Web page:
Communication 101: Bringing Your QA Results to the Broader Team

Communication is one of the most under appreciated skills for software development teams, but it can mean the difference between success and failure. There is nowhere this is more apparent in most organizations than communication between QA and developers. Often times, developers work on features independently of QA, throw the code ‘over the wall’, and only hear back from QA when a bug is found that needs to be fixed.

While this approach works great in traditional waterfall development models, the rise of Agile methodologies necessitates a much tighter feedback loop. Modern QA and developers must work hand-in-hand during each sprint to both develop and test a feature, which enables the organization to respond to changes immediately and quickly iterate midstream. This requires effective communication and a merger of the two teams.

Bring the Teams Together

The first step in improving communication is getting QA and development teams together. In some organizations, the two teams can become rivals since QA members seek to find problems with their work and may feel that their job performance is related to the number of bugs that they identify. This mentality must be shifted to that of a single team with each party playing a valuable role in ensuring that high-quality software is shipped every time.

Group activities and team building exercises that incorporate both groups can be helpful in building a healthy culture, but the best way to bring the team together is through shared roles. For example, you may want to consider letting QA members learn more about development through pair programming and/or let developers participate in writing and running test. This helps create a better understanding of each responsibility.

You may also want to reevaluate how you evaluate performance for both QA members and developers. Developers shouldn’t necessarily be penalized for the number of bugs they create or fix and QA members shouldn’t be rewarded based on the number of bugs that they find. A better approach is rewarding both teams for shipping bug-free software on time and quickly addressing any problems that may arise along the way without pointing fingers.

Redefining the QA Process

QA members and developers should collaborate at the beginning of a sprint when a new feature is being discussed. Rather than jumping immediately into the code, the two groups should discuss how each feature is going to be broken up into parts and what exactly is going to be tested. Developers can then write the code that passes those tests one-at-a-time rather than delivering an entire feature at the end of a sprint to be tested all at once.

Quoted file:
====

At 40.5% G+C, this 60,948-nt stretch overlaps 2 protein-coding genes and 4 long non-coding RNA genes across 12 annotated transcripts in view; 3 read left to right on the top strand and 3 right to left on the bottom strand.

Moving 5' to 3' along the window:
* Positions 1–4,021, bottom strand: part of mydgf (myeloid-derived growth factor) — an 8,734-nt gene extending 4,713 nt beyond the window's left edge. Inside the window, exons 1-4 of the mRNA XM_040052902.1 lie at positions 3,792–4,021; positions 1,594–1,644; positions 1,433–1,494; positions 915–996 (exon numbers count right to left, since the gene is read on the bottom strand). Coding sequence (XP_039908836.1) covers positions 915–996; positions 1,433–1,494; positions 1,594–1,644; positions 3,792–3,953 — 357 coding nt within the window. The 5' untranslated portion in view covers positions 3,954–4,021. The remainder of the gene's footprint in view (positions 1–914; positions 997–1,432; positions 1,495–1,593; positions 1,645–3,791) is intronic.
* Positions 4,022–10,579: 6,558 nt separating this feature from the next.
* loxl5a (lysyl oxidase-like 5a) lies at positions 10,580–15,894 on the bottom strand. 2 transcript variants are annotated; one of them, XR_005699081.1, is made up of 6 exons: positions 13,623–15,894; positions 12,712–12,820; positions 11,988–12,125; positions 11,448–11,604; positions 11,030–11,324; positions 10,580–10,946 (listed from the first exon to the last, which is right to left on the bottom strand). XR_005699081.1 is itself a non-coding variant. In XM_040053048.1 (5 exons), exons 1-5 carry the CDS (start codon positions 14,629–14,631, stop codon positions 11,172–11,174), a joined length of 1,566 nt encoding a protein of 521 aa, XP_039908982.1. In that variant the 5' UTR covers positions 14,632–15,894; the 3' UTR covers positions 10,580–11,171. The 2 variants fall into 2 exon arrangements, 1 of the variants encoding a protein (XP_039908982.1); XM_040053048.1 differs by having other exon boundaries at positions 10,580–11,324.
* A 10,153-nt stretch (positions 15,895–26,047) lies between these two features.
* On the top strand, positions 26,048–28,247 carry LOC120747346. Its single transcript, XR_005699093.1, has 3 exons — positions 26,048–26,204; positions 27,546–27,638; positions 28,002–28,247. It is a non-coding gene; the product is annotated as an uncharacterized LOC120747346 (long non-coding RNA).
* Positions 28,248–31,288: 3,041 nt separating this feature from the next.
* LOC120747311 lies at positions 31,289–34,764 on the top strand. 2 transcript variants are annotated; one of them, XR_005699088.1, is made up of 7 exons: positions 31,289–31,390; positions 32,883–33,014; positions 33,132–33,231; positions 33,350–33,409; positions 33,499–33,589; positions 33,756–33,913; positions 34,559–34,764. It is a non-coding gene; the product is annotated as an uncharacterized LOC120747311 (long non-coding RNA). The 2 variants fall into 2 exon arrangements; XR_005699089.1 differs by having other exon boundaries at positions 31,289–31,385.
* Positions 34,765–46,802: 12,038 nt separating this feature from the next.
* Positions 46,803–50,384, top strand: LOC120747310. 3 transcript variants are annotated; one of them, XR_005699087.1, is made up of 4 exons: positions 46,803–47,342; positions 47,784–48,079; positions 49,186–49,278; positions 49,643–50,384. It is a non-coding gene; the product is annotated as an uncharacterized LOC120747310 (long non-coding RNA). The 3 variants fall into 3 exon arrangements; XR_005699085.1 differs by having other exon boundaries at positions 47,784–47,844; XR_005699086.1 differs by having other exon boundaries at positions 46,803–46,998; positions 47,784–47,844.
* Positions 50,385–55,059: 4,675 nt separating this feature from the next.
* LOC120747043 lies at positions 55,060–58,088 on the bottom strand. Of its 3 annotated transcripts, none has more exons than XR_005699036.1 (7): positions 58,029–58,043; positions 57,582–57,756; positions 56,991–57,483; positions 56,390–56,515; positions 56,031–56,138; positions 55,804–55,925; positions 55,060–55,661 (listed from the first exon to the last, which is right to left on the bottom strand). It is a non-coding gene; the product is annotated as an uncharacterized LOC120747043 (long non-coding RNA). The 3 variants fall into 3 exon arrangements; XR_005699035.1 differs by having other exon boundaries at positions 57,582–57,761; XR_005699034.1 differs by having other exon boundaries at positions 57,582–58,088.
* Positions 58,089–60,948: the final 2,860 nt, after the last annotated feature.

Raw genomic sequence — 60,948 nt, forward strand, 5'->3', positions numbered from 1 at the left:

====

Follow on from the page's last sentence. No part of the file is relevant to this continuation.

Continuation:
Rather than using bug tracking software or email chains as a proxy for in-person meetings, QA and development teams should be located in close proximity to each other or be on the same instant messaging channels (e.g. Slack channels). They should also use the same burndown charts or wallboards to show when large backlogs of QA work develop towards the end of a sprint. This way, you can address any problems before they become a major concern.

The benefits of this approach quickly become apparent: Without these processes in place, QA may find a bug in a prior sprint that requires a major change right away. Pulling developers off of the current sprint to fix it might set back the timeline and pull the launch off course. By contrast, incorporating this would enable a QA issue to be addressed mid-sprint before any software is shipping, which helps avoid problems and keeps the timeline on track.

Communicating with Developers

QA members should also keep several things in mind when communicating with developers to ensure that everyone is effectively working toward the same goal. Often times, ineffective bug reports can lead to wasted time and frustration from both parties, which means that it’s important to invest enough time in being clear and concise. It may even be a good idea to discuss some bug reports in person or via screen sharing to be completely clear.

Some tips for communicating bugs include:

  • Be Specific – You should include a clear summary of what the problem is and include every single step to reproduce the problem with screenshots.
  • Remain Focused – You should only report one problem at a time and stick to what matters. If there are multiple issues, split them into separate bug reports.
  • Take Your Time – You should take your time when writing these reports. After all, if something is unclear, you’re wasting both your time and the developer’s time.

It’s also important to remain objective when communicating with developers. Don’t use words like “obviously” or “clearly” since it may be offensive to developers that may not find it “obvious” or “clear”. And, be sure to carefully lay out how a problem is arrived at and reproduced rather than making any assumptions. The developer working on the bug may not have written the original code and may have limited background information.


QA and development teams have a tenuous history in many organizations, but Agile methodologies have forced them to work together more cohesively. If you don’t already integrate QA members and developers into a single cohesive team, it may be a good idea to have them work together on sprints and even share roles to be more effective. These efforts can pay big dividends over time by shipping higher quality code more quickly.

At the same time, it’s important for QA members to effectively communicate with developers to ensure that there is no time wasted trying to interpret bug reports and minimal risk of accidentally offending someone. By keeping these tips in mind, you can quickly convey software bugs and avoid any potential problems over time. And an effective QA and development team helps ensure that software is shipped quickly with minimal issues.